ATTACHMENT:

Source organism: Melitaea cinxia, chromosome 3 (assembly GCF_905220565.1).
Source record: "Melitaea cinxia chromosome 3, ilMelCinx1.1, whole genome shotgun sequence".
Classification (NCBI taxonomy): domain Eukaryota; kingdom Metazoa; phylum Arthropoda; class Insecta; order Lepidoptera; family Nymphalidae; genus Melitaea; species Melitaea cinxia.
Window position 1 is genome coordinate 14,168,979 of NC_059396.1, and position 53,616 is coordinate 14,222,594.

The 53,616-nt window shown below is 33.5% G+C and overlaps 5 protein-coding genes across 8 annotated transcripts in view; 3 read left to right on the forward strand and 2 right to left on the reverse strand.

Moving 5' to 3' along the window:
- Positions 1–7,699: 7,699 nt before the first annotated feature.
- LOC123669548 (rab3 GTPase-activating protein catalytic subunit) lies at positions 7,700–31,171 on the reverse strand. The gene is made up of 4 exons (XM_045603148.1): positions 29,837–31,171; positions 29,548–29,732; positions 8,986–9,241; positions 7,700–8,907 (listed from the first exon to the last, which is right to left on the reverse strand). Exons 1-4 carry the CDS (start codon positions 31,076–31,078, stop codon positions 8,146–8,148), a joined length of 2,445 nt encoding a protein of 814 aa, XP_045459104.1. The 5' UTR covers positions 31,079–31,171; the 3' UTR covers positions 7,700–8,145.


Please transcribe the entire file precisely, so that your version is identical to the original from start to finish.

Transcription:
Source organism: Melitaea cinxia, chromosome 3 (assembly GCF_905220565.1).
Source record: "Melitaea cinxia chromosome 3, ilMelCinx1.1, whole genome shotgun sequence".
Classification (NCBI taxonomy): domain Eukaryota; kingdom Metazoa; phylum Arthropoda; class Insecta; order Lepidoptera; family Nymphalidae; genus Melitaea; species Melitaea cinxia.
Window position 1 is genome coordinate 14,168,979 of NC_059396.1, and position 53,616 is coordinate 14,222,594.

The 53,616-nt window shown below is 33.5% G+C and overlaps 5 protein-coding genes across 8 annotated transcripts in view; 3 read left to right on the forward strand and 2 right to left on the reverse strand.

Moving 5' to 3' along the window:
- Positions 1–7,699: 7,699 nt before the first annotated feature.
- LOC123669548 (rab3 GTPase-activating protein catalytic subunit) lies at positions 7,700–31,171 on the reverse strand. The gene is made up of 4 exons (XM_045603148.1): positions 29,837–31,171; positions 29,548–29,732; positions 8,986–9,241; positions 7,700–8,907 (listed from the first exon to the last, which is right to left on the reverse strand). Exons 1-4 carry the CDS (start codon positions 31,076–31,078, stop codon positions 8,146–8,148), a joined length of 2,445 nt encoding a protein of 814 aa, XP_045459104.1. The 5' UTR covers positions 31,079–31,171; the 3' UTR covers positions 7,700–8,145.